Architect, designer and professor, Marco Zanuso was one of the leading Italian figures of the post-war Modern Design movement. Zanuso studied architecture at the Politecnico di Milano, graduating in 1939. He served in the navy during WWII, then established his own Milan-based office in 1945 which undertook product and furniture design commissions as well as architectural and town planning projects.
Early in his career, Zanuso served first as editor of Domus (1947-1949), and then of Casebella magazine (1952-1956) using their pages as a platform to promote modern Italian design. He was a founding member in 1956 of the Associazione per il Disegno Industriale (ADI) and was its president from 1966 to 1969. He taught architecture and industrial design at the Politecnico de Milano (1961-1991).
Throughout his career, Zanuso experimented with new materials and innovative technologies helping to revolutionize post-WWII furniture and appliance design with sleek yet functional pieces. He was commissioned by the Pirelli company in 1948 to explore the potential of latex foam as an upholstering material, and his subsequent Antropus chair (1949) was the first chair to be produced by Artflex – a manufacturing company set up by Pirelli. This was followed up by several other latex foam upholstered seating designs, including the Lady chair (1951) and the Triennale sofa (1951), which were first exhibited at the IX Milan Triennale where Zanuso won a Grand Prix and Compasso d’Oro. He was also awarded a Grand Prix in 1954 and 1964; and Compasso d’Oro in 1956, 1962, 1964, 1967 and 1985 for lifetime achievement.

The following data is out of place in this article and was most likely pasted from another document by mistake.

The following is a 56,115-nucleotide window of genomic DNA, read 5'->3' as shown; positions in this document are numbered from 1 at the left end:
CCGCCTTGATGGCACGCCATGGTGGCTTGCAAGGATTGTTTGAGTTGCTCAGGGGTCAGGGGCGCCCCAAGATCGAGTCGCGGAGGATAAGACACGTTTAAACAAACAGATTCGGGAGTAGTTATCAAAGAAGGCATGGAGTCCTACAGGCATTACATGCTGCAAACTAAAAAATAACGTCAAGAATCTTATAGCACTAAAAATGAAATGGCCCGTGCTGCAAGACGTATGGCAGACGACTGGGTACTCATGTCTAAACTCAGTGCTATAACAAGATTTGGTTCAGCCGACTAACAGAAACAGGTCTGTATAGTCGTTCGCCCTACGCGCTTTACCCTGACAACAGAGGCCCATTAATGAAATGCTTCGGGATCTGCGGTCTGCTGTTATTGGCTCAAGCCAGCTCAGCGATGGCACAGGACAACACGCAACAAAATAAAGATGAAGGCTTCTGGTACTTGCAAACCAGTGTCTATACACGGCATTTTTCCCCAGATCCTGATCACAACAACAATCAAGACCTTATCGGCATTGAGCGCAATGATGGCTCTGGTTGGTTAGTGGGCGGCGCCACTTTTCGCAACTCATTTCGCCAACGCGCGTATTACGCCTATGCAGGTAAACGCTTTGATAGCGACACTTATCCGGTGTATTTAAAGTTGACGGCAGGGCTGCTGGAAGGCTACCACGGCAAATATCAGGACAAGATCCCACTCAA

From 1957 to 1977, Zanuso collaborated with German designer Richard Sapper on numerous landmark product and furniture designs. Together, Zanuso and Sapper revolutionized chair design with the 4999 model (1964), manufactured by Kartell, a colorful plastic stackable child’s chair. The pair also worked on a series of television sets for Brionvega (1962 & 1969), the folding Grillo telephone for Siemens (1966), and the 2000 kitchen scales for Terraillon (1969). Several of his award-winning furniture and product designs are housed in the permanent collection of the Museum of Modern Art in New York.
Zanuso’s most important architectural projects included the Olivetti manufacturing plants in São Paolo and Buenos Aires (1955-1957), Necchi factory in Pavia (1961-1962), IBM offices in Milan (1963). A member of the city planning commission, Zanuso’s major works in Milan included the renovation of the Teatro Fossati and construction of Piccolo Teatro (1980).